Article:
Totem (1999): Poles Apart

Matty finds a few points of note in David DeCoteau’s most mercenary assignment.

“There are three reasons I use pseudonyms,” David DeCoteau told Femme Fatales in November 2000. “Number one, this is the only industry which penalises you for working too much; when you do, you’re considered a hack… Number two, I’m a member of the Directors Guild of America. I’m now under a special contract with them, which allows me to work non-union. But before the agreement, I wasn’t supposed to do non-union pictures. The fact is almost all of my features were non-signatory to the DGA’s requirements. And number three, some of my movies were just so damned bad I didn’t want my name on them [laughs]! The budgets on some of them were unbelievably low — often non-existent — or there was too much producer interference. I wasn’t always allowed to blossom to my full capacity, which I felt was unfair.” [1]

Depending on who’s telling the story, TOTEM was shot in four or five days right before or right after DeCoteau’s ‘baby’, Voodoo Academy (2000). Either way it was a tactical manoeuvre and a contract job: DeCoteau had to make Totem for Charles Band’s Full Moon Entertainment in exchange for Band bankrolling the auteur’s passion project in the first place.  

In the years since — and on the rare occasion it’s actually discussed — DeCoteau has been pretty forthright about Totem, saying that he isn’t especially proud of it and that the film is so bad that he even concocted a new nom de plume (‘Martin Tate’) to assign to it, lest the picture embarrass the Sorority Babes in the Slimeball Bowl-O-Rama (1988) maestro’s other aliases (‘Ellen Cabot’ et al). Hilarious but alarmist. While no artist wants to slum it — let alone an artist on the cusp of crafting/who’s just finished crafting a masterpiece — Totem isn’t without merit. Of particular interest is the film’s dramatic crux. Essentially a story about a group of people trapped in a situation for the sake of a greater good, the metaphorical connotations of this cheapie-cum-artistic trade-off are clear. 

Though DeCoteau’s patented homoeroticism is largely absent, Totem is stylishly done and packed with a wealth of his other aesthetic obsessions (Dutch angles, endless stormy weather effects, swaying camerawork). Atmospheric and claustrophobic, DeCoteau has fun with the film’s Night of the Living Dead (1968)-esque footing too, wherein a gaggle of hot young things have to thwart three diminutive beasties while imprisoned in a nightmarish forest shack. With the characters supernaturally held there, the cast — a sextet mostly comprised of the director’s past and present stock players, Witchouse’s (1999) Jason Faunt and Marissa Tait, and Micro Mini Kids(2001) Tyler Anderson and Alicia Lagano, among them — put in a shift and manage to imbue Full Moon mainstay Neal Marshall Stevens’ ropey dialogue with a surprising amount of verisimilitude.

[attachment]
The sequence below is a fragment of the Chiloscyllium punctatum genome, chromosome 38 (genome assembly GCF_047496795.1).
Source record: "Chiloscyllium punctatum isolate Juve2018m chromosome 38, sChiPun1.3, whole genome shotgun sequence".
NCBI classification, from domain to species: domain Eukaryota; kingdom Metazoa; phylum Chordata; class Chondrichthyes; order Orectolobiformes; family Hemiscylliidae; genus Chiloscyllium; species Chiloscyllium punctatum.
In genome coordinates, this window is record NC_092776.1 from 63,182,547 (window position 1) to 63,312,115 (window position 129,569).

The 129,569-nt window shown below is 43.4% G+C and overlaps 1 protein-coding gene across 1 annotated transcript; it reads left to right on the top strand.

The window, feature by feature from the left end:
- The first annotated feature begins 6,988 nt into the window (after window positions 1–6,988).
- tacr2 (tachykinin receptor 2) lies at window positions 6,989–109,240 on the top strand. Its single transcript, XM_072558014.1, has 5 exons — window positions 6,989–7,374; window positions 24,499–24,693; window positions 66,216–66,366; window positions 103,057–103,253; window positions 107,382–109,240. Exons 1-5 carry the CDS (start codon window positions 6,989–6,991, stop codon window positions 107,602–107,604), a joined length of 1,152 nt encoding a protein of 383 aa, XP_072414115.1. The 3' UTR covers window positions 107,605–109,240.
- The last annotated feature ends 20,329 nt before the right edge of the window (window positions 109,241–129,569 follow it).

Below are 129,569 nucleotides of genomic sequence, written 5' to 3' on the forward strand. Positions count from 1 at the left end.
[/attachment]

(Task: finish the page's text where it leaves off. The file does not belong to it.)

Alas, the eponymous(ish) threats are pretty lame. Named in honour of the secondary villains that appeared in producer Band’s earlier Puppet Master 4 (1994), the totem monsters are nicely designed (by ‘James Lee’ — a likely masking of FX wizards and frequent Full Moon and DeCoteau collaborators, Christopher Bergschneider and Jeffrey S. Farley) but shoddily executed. You can see their cables and wires in virtually every shot. 

One of DeCoteau’s last Band flicks for nearly a decade, Totem hit U.S. video via Full Moon Releasing on 28th September 1999. By that time, DeCoteau had locked his final Band gig of the era, Prison of the Dead (2000), and was two months away from forming his own company, Rapid Heart Pictures.

USA ● 1999 ● Horror ● 68mins

Jason Faunt, Marissa Tait ● Dir. David DeCoteau (as ‘Martin Tate’)Wri. Neal Marshall Stevens (as ‘Benjamin Carr’), story by Charles Band

[1] David DeCoteau: Rapid Heart’s Low-Budget Auteur by Jason Paul Collum, Femme Fatales, Vol. 9, No. 7, November 2000.

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